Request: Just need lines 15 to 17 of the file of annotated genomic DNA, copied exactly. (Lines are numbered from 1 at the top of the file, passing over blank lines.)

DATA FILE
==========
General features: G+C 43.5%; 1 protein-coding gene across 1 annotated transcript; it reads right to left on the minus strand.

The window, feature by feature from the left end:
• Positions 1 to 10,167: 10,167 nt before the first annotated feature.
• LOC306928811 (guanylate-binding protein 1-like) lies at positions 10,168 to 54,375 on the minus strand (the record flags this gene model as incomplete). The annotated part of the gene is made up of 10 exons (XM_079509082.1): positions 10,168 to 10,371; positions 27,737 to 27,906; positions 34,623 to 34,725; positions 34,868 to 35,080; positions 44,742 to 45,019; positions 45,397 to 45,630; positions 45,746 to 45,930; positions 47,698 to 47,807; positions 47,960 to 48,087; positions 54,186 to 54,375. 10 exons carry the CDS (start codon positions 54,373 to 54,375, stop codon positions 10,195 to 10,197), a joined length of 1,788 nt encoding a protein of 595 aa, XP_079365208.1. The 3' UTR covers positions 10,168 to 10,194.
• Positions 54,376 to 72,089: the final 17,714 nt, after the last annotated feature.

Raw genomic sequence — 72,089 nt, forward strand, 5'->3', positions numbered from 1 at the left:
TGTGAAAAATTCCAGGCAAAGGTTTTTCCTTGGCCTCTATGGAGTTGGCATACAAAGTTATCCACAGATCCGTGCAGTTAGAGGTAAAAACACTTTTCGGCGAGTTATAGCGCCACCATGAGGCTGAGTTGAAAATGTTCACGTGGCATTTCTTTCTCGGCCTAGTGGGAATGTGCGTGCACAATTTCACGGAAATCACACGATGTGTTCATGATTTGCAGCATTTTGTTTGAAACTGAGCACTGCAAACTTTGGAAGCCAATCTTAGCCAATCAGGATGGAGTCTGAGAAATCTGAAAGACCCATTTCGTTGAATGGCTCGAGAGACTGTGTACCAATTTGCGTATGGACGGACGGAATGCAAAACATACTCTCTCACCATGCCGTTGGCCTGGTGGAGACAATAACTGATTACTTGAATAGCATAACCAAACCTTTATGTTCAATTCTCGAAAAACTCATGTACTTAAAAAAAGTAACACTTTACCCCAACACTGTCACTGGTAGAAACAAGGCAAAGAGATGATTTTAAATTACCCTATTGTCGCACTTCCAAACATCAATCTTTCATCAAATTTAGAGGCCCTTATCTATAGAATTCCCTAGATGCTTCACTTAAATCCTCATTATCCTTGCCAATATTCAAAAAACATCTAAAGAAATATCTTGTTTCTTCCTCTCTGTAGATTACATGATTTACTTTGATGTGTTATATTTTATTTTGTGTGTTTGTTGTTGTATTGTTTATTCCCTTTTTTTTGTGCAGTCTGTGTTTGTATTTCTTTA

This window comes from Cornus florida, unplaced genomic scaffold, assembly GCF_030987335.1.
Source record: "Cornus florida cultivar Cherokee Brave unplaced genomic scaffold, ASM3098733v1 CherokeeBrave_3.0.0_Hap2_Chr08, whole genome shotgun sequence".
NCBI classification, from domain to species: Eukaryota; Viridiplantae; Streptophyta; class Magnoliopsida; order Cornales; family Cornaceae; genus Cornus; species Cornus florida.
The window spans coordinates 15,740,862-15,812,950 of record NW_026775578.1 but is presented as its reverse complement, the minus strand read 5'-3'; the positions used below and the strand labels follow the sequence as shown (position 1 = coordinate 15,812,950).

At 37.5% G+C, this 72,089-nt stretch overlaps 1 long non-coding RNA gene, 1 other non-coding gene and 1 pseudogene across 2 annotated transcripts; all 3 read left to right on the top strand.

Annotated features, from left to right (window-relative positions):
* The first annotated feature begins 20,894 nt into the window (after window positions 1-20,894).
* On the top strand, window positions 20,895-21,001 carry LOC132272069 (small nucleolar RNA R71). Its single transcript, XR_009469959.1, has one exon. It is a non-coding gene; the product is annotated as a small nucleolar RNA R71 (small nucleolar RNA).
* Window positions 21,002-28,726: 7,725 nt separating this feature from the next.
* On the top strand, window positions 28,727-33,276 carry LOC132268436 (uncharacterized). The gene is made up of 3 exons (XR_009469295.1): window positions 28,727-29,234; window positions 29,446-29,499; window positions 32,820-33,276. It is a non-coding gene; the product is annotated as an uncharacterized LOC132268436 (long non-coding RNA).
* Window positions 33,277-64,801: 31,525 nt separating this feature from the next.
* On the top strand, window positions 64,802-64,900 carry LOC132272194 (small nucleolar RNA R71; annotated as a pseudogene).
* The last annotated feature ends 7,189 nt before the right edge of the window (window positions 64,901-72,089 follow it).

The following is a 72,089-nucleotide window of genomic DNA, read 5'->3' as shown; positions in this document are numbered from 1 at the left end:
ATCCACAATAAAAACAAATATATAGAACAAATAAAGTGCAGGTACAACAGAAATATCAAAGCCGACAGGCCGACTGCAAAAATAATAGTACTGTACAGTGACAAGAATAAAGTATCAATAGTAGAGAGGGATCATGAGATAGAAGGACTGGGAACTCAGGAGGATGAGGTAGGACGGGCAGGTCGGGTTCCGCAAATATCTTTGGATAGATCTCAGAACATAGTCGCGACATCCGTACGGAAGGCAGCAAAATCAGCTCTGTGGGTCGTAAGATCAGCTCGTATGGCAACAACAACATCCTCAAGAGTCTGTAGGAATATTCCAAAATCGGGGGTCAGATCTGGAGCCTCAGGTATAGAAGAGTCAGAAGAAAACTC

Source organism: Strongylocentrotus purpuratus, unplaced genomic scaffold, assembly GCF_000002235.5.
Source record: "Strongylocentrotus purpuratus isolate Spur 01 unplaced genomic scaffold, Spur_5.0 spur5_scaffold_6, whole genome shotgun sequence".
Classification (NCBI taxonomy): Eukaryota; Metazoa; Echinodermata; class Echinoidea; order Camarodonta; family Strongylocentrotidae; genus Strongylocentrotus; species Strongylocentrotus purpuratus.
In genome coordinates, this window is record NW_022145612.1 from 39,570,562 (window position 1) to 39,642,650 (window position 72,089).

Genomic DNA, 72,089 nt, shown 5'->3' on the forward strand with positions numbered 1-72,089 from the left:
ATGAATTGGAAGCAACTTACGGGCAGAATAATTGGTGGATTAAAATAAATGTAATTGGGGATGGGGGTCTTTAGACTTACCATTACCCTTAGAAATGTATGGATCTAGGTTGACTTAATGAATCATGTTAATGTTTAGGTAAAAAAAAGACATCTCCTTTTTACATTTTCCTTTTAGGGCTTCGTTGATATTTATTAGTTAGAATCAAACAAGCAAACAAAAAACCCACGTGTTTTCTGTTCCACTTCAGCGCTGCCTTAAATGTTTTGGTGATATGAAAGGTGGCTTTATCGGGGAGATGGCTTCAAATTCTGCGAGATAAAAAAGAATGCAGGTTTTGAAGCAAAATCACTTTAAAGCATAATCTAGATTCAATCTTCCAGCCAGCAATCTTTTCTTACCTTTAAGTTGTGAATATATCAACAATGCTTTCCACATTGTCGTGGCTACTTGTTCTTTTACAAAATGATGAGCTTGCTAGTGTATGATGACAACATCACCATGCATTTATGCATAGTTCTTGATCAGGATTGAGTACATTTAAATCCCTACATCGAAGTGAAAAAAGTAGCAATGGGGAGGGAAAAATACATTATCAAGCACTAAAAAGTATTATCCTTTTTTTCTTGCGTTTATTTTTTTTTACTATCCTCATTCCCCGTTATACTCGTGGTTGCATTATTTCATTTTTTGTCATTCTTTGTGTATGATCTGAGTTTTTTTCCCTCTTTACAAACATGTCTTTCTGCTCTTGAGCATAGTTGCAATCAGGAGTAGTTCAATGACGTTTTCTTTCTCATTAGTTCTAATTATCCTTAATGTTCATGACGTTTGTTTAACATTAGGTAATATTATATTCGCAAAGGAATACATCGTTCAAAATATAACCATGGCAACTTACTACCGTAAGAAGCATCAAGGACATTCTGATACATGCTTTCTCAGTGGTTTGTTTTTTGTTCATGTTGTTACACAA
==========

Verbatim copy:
* On the top strand, window positions 20,895-21,001 carry LOC132272069 (small nucleolar RNA R71). Its single transcript, XR_009469959.1, has one exon. It is a non-coding gene; the product is annotated as a small nucleolar RNA R71 (small nucleolar RNA).
* Window positions 21,002-28,726: 7,725 nt separating this feature from the next.
* On the top strand, window positions 28,727-33,276 carry LOC132268436 (uncharacterized). The gene is made up of 3 exons (XR_009469295.1): window positions 28,727-29,234; window positions 29,446-29,499; window positions 32,820-33,276. It is a non-coding gene; the product is annotated as an uncharacterized LOC132268436 (long non-coding RNA).